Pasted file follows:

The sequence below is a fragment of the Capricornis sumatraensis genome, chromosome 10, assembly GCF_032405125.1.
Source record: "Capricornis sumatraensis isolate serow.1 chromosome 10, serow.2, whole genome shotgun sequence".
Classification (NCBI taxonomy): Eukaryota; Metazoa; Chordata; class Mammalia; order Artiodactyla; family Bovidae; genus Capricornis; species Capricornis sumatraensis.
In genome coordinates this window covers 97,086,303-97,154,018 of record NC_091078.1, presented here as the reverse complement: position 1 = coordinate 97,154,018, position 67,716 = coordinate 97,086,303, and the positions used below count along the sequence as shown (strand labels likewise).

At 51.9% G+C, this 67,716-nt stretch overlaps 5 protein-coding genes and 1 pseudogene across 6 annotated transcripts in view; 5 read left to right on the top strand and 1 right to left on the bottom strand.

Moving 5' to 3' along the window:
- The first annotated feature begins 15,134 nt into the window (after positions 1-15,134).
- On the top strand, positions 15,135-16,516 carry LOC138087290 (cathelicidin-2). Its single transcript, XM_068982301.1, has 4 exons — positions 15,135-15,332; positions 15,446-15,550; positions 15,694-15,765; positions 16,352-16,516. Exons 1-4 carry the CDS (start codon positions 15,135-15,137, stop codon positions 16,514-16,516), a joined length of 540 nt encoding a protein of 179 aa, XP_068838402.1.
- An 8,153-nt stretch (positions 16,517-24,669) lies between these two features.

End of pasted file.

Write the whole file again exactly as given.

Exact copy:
The sequence below is a fragment of the Capricornis sumatraensis genome, chromosome 10, assembly GCF_032405125.1.
Source record: "Capricornis sumatraensis isolate serow.1 chromosome 10, serow.2, whole genome shotgun sequence".
Classification (NCBI taxonomy): Eukaryota; Metazoa; Chordata; class Mammalia; order Artiodactyla; family Bovidae; genus Capricornis; species Capricornis sumatraensis.
In genome coordinates this window covers 97,086,303-97,154,018 of record NC_091078.1, presented here as the reverse complement: position 1 = coordinate 97,154,018, position 67,716 = coordinate 97,086,303, and the positions used below count along the sequence as shown (strand labels likewise).

At 51.9% G+C, this 67,716-nt stretch overlaps 5 protein-coding genes and 1 pseudogene across 6 annotated transcripts in view; 5 read left to right on the top strand and 1 right to left on the bottom strand.

Moving 5' to 3' along the window:
- The first annotated feature begins 15,134 nt into the window (after positions 1-15,134).
- On the top strand, positions 15,135-16,516 carry LOC138087290 (cathelicidin-2). Its single transcript, XM_068982301.1, has 4 exons — positions 15,135-15,332; positions 15,446-15,550; positions 15,694-15,765; positions 16,352-16,516. Exons 1-4 carry the CDS (start codon positions 15,135-15,137, stop codon positions 16,514-16,516), a joined length of 540 nt encoding a protein of 179 aa, XP_068838402.1.
- An 8,153-nt stretch (positions 16,517-24,669) lies between these two features.